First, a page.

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Sander Olson Interviews

Jeffrey Harrow

CONDUCTED JULY 2001


Question 1: Tell us a little about your background. How long have you been working with and interested in computers? Was there a "Eureka" moment when you first realized the potential of computers/electronics?

Ever since I can remember, I've had a passion for technology. It began as a ham radio operator, where I helped implement one of the first Touchtone-operated mobile phone services, to working at TV and radio stations, to working on commercial pager networks, building broadcast radio stations, and then getting into computers by building my own, I've always been intrigued by what electronics could do.

But building things wire by wire was hard and time consuming; I think that's why computers captured my imagination. For the first time, I could build something once, and then convince it to do a myriad of things just by writing different programs. Perhaps that was the Eureka moment, when I realized that I could spend time refining (or completely changing) what my computer could do, instead of having to start from scratch and build the next device. I dove into computers, and I've never looked back.

Question 2: Tell us a little about the origins and background of the Rapidly Changing Face of Computing (RCFOC).

The "Rapidly Changing Face of Computing" technology journal is very much an extension of my interests in technology, and in my desire to "spread the word" and help others understand and appreciate its potentials. In 1986 I began sending out informal "Tidbits" each weekend to my friends at work, chiding them to consider how some of the then-radical trends and technologies (such as PCs) might change our business. In not too long, a thousand people within the company had signed up on the mailing list, and interest continued to grow dramatically.

In 1996, after an increasing number of our sales folks said that they wanted to share what by then was called the "Rapidly Changing Face of Computing" with our customers to spur an ongoing dialog, we opened it to the public through Email, a Web page, and Web-based audio-on-demand. It's now read each week by more people than I ever would have imagined. In fact it's this large and growing "community" of RCFoC readers who help make the journal what it is, suggesting idea, pointing out new technology, and challenging my ideas and comments when appropriate.

Question 3: There are so many developments taking place in the field of electronics and computing, it is almost impossible to keep track of all of them. How do you filter your content and decide which technologies you are going to discuss on the RCFOC?

As the Internet and the Web grew, many people talked about "disintermediation" -- the effect of removing the "middleperson" from many types of transactions. Indeed, we've seen that happen with some types of transactions for some businesses, such as at bookstores and travel agencies, but the cries that "editors" would be disintermediated never seemed to come true. In fact, the explosion of "data" on the Web has done just the opposite -- there's SO much information out there that it demands "filtering," and human editors still represent the best content filters and aggregators available.

That's part of what I do with the RCFoC; I spend most of my week researching a huge (and by intent varying) number of sources to glean an understanding of "what's happening" in the technology fields that I think will have an effect on how people and computing and business and society will interact, and then I try to winnow the information down and make connections that may be less than obvious. And I try to explain all of this to people with widely varying business and technology backgrounds and interests.

I must say, that with all of the computing power and resources at our individual disposal these days, what I just described remains much more an art than a science. Alas, my computers are not very good at helping me with these tasks. Yet...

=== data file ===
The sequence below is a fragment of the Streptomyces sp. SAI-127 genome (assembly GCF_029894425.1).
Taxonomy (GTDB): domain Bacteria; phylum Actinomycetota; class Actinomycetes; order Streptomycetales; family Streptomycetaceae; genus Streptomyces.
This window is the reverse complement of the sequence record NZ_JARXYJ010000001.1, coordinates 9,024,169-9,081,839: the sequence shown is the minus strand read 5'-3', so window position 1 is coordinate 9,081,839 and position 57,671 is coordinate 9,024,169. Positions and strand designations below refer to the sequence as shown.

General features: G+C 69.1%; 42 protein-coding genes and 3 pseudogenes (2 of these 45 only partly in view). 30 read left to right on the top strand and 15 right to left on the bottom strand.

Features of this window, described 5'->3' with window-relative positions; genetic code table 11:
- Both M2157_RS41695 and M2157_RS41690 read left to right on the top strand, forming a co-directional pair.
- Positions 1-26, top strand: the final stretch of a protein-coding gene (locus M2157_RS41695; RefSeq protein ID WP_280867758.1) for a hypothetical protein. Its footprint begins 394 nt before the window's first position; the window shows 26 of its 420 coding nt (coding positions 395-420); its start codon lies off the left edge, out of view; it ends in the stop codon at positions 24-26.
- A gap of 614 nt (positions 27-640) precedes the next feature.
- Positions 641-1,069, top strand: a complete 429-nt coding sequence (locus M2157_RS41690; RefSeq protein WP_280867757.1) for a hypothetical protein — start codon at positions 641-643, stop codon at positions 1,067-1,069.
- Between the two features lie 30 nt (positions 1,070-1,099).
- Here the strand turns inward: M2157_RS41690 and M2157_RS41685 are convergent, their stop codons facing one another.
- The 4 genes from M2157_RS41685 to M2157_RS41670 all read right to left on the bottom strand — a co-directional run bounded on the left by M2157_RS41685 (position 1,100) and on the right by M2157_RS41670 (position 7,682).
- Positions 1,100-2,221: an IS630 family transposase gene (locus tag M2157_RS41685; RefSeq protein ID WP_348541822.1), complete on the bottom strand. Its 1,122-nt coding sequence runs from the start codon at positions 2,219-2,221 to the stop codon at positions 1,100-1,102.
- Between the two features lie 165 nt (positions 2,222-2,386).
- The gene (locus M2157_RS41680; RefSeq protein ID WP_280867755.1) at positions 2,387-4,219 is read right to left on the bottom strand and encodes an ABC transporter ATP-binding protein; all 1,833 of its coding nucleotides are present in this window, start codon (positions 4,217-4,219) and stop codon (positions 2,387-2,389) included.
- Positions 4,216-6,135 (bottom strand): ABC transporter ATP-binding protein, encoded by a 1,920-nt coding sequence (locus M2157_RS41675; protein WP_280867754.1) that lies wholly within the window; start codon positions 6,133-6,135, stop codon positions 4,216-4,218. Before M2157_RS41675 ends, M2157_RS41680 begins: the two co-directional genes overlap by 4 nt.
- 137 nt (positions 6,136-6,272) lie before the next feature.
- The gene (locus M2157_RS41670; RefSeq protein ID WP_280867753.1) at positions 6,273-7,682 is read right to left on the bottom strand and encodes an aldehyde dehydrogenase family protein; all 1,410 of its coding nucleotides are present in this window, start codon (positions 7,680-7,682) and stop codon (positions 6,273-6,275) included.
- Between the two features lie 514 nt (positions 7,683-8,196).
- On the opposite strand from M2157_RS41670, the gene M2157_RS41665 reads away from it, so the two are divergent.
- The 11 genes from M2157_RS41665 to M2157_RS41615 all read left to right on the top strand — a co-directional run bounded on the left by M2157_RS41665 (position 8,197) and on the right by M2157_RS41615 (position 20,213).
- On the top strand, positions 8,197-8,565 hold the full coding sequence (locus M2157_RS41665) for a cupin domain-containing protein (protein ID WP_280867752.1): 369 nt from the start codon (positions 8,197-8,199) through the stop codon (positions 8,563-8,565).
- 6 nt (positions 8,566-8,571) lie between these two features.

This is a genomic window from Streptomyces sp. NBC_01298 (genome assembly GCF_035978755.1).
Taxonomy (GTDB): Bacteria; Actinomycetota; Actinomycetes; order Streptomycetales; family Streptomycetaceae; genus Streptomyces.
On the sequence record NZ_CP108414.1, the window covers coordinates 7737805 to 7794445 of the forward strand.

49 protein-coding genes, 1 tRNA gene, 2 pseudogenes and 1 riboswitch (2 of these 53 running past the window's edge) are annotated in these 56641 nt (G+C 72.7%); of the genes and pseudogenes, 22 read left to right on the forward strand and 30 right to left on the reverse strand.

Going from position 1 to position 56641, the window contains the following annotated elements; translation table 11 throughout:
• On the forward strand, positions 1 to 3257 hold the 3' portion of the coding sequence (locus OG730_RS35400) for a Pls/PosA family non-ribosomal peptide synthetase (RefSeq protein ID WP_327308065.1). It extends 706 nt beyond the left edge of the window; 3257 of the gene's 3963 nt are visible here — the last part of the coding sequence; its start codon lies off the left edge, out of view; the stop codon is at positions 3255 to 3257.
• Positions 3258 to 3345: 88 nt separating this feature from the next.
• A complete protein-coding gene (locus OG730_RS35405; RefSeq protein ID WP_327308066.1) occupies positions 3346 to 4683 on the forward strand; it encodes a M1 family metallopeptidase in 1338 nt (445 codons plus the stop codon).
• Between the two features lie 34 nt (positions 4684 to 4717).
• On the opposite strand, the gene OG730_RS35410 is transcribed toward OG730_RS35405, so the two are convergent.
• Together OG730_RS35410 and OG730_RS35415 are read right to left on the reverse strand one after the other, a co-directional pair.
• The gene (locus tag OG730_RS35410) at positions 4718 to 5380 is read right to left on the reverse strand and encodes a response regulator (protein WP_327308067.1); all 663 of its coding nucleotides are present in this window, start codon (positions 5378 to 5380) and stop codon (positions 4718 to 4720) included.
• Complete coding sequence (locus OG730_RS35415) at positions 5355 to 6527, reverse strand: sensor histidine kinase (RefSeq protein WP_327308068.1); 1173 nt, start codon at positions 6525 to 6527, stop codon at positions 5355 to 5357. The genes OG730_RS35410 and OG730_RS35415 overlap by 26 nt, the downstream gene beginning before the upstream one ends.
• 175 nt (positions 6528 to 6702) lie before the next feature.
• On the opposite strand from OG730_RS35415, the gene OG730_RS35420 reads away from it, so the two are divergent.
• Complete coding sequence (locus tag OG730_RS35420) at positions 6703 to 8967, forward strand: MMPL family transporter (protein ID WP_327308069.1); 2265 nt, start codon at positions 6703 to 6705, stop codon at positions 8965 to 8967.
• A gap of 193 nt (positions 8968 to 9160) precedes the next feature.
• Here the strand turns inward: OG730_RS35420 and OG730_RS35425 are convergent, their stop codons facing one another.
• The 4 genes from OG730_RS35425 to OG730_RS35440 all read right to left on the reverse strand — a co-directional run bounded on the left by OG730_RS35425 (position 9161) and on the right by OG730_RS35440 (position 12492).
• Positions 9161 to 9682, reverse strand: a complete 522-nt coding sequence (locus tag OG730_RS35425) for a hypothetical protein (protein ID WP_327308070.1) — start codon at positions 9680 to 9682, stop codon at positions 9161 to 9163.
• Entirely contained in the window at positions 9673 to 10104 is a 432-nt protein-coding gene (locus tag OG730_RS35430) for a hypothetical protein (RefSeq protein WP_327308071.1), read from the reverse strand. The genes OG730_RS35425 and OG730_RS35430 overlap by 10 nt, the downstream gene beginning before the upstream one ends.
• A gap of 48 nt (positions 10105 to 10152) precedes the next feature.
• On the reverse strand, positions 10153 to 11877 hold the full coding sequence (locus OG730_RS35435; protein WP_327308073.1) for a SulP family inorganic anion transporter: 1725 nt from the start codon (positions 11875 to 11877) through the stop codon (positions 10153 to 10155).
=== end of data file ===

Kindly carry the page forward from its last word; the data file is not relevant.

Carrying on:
Question 4: The RCFOC takes full advantage of the Internet medium. What advantages do you think that the RCFOC has over traditional paper based content?

The RCFoC has in fact turned into a child of the Internet. Originally, when it was a company-internal journal, it relied on proprietary internal mail to get to its readers (it has always been a completely electronic journal, as I believe in "walking the talk.") At that time I did most of my research in a well-stocked corporate library from printed publications. As the Web developed, though, and as the rate of technology and business change continued to increase, I found myself increasingly weaned from the print publications because they just weren't timely enough. I couldn't afford to read about something that happened months before, and expect to keep my readers current. So increasingly, print publications went by the wayside, and today 98% of my research is conducted online.

That's the "input" side. But the Internet is just as significant on the "output," or publishing side of the RCFoC. Pre-Internet, it would cost a small fortune, and require a significant staff, to publish a weekly global "print" journal and "radio show" to a global audience. It would probably be prohibitively expensive. Yet today, from research to writing to publishing, the RCFoC is produced by one person, from my home office. Never before in history has this been possible.

Question 5: What plans do you have for the future of the RCFOC?

By intent, I don't "plan" the RCFoC; I let it evolve naturally, and I sometimes marvel at some of the directions it's taken me. For example, I never planed for the Internet and its Web to become a significant element of what we discuss -- that happened naturally (and initially somewhat surprisingly) as a result of "following my nose." And I never planned a "radio" version -- when the first highly-compressed audio-on-demand technology hit the Internet, I recorded one issue and put it out there to help people understand that it was possible to do this. I was so swamped with readers demanding that this continue, that the Web-based audio-on-demand version continued from that day forward, although the technology has evolved from time to time. In fact, to the best of my knowledge, the RCFoC is the first and longest-running weekly technology "radio" show on the Web.

So my future plans for the RCFoC are -- to continue to see where it leads me; that way I won't be swayed or driven by preconceived notions or plans.

Question 6: The RCFOC has repeatedly emphasized the rapid growth of wireless, portable Internet access. Won't the small screen size and slow access times of wireless technology set a limit on the growth of this medium?

You're right -- today's small cell phone screens, low wireless bandwidth, and clunky input devices (phone keypads) put a significant crimp on wireless access. But with the (eventual) implementation of the 2.5G and 3G wireless infrastructures, and with continuing advances in portable technology (including virtual screens projected directly into our eyes, more computer power, better battery life, voice input, novel "keyboards," and more), the literal face of pocket computing will continue to evolve and become easier to use.